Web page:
I steadfastly believe that because Mama ate healthily all her life and exercised every day, even in little, short, slow increments throughout the day, with my guidance, almost up to her death, the worst of her symptoms were in only the last two years of her life.
So, what will you do differently, starting right now, with the things in life – and your lifestyle – that are in your control?
Reblogged this on peakmemory and commented:
Interesting piece about the ” emerging link between high glucose blood sugar levels and cognitive impairment”
Pingback: Is Dementia More Pervasive? | Dealing with Dementia
This is a very well-written piece. Management of both T1 and T2 are key steps to minimizing symptoms. I just discovered your site and it’s a great read. If you have a moment, I’d like to ask a few questions, but can’t find any contact info. Please email me. Thanks!
Thank you, Mario! You can contact me at email@example.com.
I do agree with you that adapting highly processed food in our lifestyle has made us more prone to dementia and Alzheimer’s cases, especially in western countries where people are so busy in their daily routine that they prefer processed instead to cooking real food, improper body exercise and increased toxicity in environment has a good contribution in the increased number of dementia and Alzheimer’s cases, To Know about the current condition of dementia and Alzheimer’s cases, Please visit bluebirdcare.ie/2013/12/12/dementia-cases-set-to-soar-in-the-us-by-2050/.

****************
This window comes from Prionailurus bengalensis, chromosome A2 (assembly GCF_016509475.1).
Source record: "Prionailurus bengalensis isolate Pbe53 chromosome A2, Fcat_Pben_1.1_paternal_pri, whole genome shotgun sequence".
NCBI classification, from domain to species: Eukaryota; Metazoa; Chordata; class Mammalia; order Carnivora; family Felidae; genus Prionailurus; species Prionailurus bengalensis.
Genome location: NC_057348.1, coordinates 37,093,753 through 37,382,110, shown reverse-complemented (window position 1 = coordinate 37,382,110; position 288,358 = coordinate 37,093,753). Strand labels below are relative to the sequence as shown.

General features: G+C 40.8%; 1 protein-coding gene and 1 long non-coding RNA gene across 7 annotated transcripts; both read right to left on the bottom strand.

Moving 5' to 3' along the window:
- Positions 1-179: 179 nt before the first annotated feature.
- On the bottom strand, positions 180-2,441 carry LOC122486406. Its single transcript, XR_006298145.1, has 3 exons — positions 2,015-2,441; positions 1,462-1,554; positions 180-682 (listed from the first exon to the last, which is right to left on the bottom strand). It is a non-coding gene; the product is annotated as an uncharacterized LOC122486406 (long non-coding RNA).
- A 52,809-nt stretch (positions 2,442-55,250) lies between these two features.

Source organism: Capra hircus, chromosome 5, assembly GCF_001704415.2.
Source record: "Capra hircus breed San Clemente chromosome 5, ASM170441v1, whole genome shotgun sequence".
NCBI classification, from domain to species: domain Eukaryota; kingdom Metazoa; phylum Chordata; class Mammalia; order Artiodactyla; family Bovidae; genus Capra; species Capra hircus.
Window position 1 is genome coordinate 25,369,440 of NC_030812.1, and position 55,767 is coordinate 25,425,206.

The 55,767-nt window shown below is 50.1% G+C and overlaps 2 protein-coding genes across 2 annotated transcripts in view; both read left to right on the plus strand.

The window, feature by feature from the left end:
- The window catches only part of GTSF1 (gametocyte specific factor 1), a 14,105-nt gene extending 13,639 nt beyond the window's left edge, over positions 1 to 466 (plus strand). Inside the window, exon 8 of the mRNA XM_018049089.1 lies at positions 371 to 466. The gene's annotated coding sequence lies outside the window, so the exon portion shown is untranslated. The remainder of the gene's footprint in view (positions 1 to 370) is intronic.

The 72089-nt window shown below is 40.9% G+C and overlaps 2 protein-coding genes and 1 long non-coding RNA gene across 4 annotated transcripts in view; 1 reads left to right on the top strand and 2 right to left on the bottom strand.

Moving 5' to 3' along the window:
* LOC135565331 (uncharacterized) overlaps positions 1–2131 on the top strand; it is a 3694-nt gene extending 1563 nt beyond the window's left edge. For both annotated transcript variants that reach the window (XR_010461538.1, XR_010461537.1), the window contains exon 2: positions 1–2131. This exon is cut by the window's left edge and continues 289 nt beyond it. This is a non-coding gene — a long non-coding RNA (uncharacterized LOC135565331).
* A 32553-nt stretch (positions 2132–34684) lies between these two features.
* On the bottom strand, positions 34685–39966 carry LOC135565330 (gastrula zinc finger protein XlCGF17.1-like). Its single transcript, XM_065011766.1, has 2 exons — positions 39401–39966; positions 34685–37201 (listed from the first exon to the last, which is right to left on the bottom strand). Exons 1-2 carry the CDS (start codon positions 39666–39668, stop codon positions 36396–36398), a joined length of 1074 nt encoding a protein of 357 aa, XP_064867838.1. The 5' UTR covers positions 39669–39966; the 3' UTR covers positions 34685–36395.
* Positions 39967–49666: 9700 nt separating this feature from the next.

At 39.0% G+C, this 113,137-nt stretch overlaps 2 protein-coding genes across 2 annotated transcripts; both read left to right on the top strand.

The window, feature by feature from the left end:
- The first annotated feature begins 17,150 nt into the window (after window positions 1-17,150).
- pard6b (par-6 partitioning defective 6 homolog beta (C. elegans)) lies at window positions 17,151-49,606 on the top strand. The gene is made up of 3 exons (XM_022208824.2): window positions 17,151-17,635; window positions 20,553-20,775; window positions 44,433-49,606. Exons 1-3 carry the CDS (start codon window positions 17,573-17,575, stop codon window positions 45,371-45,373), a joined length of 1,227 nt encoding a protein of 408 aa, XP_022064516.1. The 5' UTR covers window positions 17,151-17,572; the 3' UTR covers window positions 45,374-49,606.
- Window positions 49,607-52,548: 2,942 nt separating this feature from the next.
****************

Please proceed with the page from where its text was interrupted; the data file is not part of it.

Pingback: A Layperson’s Guide to Early-Onset Dementias | Going Gentle Into That Good Night
Pingback: What a Long, Strange Trip It Is: Life, Death, and Memories in “Fields of Gold: A Love Story” | Fields of Gold: A Love Story – The Book
Pingback: Alcohol-Related Dementia: A Lifestyle Dementia | Going Gentle Into That Good Night
Pingback: Dementia of the Preoccupied: How Multitasking and Being Attached to Technology 24/7 is Creating A Dementia Effect on Society | Going Gentle Into That Good Night
Pingback: The Layperson’s Guide to Alcohol-Related Dementia | Going Gentle Into That Good Night
Pingback: Do Good Grades and a Complex Career Lower the Risk of Developing Dementias? | Going Gentle Into That Good Night
Pingback: Global Dementia Report for 2015 Released | Going Gentle Into That Good Night
Pingback: Technology and Neurology – A Perfect Storm For A Lifestyle Dementia | Going Gentle Into That Good Night
Pingback: A Mixture of Degenerative Neurological Changes Drives the Development of Dementia | Going Gentle Into That Good Night
Pingback: The Ever-Increasing Connection Between Diabetes and Dementia | Going Gentle Into That Good Night
Pingback: A Force Was With Us and What A Force She Was – Carrie Fisher (1956 – 2016) | Going Gentle Into That Good Night
Pingback: Lifestyle Factors That Influence the Risk of Developing Dementias | Going Gentle Into That Good Night
Pingback: Can Your Sleeping Position Impact the Chances of Developing Dementia? | Going Gentle Into That Good Night